Freshman class problems become focus of concern

December 13, 2010 — by Kyumin Shim and Ashley Tang

Although the change from middle school is always a big one, some members of this year’s freshman class seem to be having an especially difficult time with the transition, administrators and older students say.

Although the change from middle school is always a big one, some members of this year’s freshman class seem to be having an especially difficult time with the transition, administrators and older students say.

Though the administration declined to provide details on incidents involving student discipline, freshmen said there have been several incidents involving members of their class. These incidents included sexual harassment and drugs, and the students involved have faced punishment.

While these incidents have generated rumors and drawn the most attention, there have also been concerns over the way the freshman treat each other on a broader scale. Many older students and administrators have noticed the freshmen exhibiting more bullying and rude behavior than some classes in the past.

Assistant principal Karen Hyde believes that the behavior issues stem from the higher expectations for high school students compared to those for middle school students. In high school, however, freshmen must learn to behave themselves without the specific guidelines forced upon them in middle school and to take responsibility for their actions.

“You have four years to become adults,” Hyde said. “The stereotypes of middle school, for example, popularity and looking cool, have to morph into ‘I need to accomplish goals, and I need to think ahead about my future.’”

Some freshmen point to increased freedom in high school as being the source of problems.

“Since there’s more freedom here; you can get away with more things,” freshman Eric Ferguson said. “In Redwood, you get caught so much and they care more. Here, you get discipline, but not as much as from Redwood. Sometimes we’re mean to each other, maybe because there was some bullying in middle school.”

Freshman class president Nikhil Goel has also noticed cases in which the freshmen have shown disrespect toward each other, but he believes the problem is isolated to a small group of students.

“I think we’re a good class. Most people are nice to each other,” Goel said. “I guess the small groups who do have ‘drama’ stand out with their bullying. But overall, I think we’re a pretty good class.”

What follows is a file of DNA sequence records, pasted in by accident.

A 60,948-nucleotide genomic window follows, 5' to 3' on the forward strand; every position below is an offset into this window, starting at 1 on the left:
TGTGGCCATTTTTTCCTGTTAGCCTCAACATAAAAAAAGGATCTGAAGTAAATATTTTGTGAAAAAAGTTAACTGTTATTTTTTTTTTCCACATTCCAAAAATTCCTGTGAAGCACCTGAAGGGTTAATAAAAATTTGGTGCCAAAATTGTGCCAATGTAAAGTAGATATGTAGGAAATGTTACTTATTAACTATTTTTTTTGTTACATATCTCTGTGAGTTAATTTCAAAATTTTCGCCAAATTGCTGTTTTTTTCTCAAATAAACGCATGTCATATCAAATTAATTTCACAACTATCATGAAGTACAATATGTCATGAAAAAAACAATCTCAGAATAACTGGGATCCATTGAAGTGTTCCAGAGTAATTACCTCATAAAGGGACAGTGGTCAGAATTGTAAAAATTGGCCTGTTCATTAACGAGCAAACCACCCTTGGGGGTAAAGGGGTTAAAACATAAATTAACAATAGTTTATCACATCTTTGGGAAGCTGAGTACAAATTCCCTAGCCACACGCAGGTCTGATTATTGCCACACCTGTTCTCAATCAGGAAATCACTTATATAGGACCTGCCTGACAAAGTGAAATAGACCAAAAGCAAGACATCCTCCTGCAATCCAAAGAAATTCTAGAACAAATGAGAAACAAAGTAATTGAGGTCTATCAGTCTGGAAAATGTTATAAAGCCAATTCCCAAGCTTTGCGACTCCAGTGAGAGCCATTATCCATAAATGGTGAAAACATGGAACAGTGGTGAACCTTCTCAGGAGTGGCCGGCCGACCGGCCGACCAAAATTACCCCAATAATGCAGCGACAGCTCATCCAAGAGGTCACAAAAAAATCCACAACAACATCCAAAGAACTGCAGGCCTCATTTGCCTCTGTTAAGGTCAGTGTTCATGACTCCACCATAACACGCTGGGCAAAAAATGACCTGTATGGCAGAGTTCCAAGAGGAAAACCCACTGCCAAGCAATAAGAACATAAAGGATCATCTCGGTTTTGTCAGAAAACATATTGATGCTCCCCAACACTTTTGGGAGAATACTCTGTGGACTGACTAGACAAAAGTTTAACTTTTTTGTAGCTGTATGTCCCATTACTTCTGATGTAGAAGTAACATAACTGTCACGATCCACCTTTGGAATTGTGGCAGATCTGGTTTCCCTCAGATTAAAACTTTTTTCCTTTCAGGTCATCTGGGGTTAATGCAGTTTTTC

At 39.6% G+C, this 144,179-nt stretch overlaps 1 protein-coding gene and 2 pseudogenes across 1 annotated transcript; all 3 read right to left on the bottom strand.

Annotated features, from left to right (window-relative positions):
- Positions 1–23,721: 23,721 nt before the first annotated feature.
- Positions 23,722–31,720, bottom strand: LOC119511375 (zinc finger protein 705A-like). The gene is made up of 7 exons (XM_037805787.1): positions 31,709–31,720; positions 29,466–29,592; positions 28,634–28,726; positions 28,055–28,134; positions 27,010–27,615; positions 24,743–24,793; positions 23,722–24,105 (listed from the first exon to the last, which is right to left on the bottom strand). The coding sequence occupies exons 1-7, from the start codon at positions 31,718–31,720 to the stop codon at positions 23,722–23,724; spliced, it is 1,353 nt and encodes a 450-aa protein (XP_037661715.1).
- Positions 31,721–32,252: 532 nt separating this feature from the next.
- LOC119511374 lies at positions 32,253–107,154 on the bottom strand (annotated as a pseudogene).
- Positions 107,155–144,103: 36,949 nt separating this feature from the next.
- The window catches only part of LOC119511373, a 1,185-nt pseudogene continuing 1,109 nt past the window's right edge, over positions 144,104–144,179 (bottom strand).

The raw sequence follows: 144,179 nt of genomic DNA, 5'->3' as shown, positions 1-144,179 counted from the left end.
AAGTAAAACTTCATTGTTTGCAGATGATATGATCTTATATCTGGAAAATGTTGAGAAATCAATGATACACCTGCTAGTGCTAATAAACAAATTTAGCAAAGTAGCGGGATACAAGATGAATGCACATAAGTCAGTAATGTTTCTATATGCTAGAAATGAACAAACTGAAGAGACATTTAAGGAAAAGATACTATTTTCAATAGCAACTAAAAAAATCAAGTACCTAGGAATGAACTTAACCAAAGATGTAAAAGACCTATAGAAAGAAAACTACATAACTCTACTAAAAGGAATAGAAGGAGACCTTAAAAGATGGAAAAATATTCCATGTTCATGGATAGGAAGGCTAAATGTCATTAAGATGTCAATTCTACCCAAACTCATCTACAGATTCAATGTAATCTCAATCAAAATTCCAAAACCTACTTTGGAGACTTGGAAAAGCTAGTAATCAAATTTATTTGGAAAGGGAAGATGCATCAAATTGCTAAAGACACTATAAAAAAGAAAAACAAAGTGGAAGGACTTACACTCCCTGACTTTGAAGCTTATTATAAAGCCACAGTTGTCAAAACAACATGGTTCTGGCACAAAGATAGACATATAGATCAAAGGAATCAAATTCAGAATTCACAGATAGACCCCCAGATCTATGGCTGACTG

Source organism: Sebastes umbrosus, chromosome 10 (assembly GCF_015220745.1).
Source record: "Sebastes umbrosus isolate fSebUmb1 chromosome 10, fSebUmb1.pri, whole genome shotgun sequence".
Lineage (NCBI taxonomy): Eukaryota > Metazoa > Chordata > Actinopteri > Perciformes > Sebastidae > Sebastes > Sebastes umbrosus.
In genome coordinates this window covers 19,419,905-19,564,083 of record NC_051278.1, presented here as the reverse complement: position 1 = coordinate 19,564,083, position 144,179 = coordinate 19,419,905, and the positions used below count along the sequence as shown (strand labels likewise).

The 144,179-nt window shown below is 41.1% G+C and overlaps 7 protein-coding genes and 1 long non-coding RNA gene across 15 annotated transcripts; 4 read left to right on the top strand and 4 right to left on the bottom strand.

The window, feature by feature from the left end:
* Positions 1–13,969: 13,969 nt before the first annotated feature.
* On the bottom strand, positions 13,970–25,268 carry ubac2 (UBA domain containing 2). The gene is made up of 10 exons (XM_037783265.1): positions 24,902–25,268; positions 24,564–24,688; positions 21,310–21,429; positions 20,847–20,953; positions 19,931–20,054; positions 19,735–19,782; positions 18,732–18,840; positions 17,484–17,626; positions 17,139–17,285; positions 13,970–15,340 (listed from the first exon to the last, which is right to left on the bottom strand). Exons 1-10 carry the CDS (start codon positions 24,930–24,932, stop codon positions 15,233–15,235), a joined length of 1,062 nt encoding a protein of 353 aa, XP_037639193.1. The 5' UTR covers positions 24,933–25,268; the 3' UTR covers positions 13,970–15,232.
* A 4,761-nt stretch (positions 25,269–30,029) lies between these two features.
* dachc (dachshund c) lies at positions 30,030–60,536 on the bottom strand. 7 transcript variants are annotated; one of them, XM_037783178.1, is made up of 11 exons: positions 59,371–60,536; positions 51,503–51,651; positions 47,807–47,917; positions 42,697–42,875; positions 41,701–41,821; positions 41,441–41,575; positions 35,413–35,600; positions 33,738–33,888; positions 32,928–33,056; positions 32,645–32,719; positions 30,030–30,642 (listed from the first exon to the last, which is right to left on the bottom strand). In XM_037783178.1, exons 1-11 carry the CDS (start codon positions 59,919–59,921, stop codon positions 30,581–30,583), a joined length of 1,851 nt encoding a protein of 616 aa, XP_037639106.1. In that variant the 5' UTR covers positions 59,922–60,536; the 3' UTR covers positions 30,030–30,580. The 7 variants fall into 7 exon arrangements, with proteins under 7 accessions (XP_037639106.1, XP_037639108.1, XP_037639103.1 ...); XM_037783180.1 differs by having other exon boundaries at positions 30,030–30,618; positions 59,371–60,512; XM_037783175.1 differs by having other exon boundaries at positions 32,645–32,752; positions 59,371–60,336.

Some upperclassmen say they’re noticing a difference with the class of 2014.

Senior Jacqueline Liu said that freshmen in general seem to “disrespect the teachers, their peers and the upperclassmen.” Liu believes that TV shows highly influence freshman behavior, and that students repeat the actions they see in real-life situations.

So just what exactly is going on? Principal Jeff Anderson believes one difference is the way some ninth graders interact with one another.

“At a school where common courtesy and politeness, and at least leaving each other alone if you don’t get along, is definitely the norm, they’re sort of at each other a little bit more than many of you have seen in the past,” he said.

Link Crew’s main focus was on school spirit, and Hyde noticed that it was not the proper program for behavioral transition of freshmen.

“We have found that we’re not addressing the problem in Link Crew. It doesn’t include the personal step,” said Hyde. “And we have found, particularly this year, that [the freshmen] found a disconnect between ‘this is what you need to do’ and what is actually happening.”

While the general attitude of the freshmen has come under scrutiny, administrators say disciplinary measures have stayed the same and that there haven’t been many major transgressions of school policy.

“Nothing has occurred in terms of rule infractions that hasn’t occurred in other years, but it’s really more about what people have observed, and how the freshmen are treating each other,” Anderson said. “They’re not getting in fights or stealing or anything but it’s like, ‘God, look at how they’re talking to each other’ and they’re doing it out in public.”

However, Anderson said the so-called freshman problem this year isn’t as bad as some students believe it is.

“It’s not the whole group,” Anderson said. “It’s something that will quite likely just pass when they grow out of it.”

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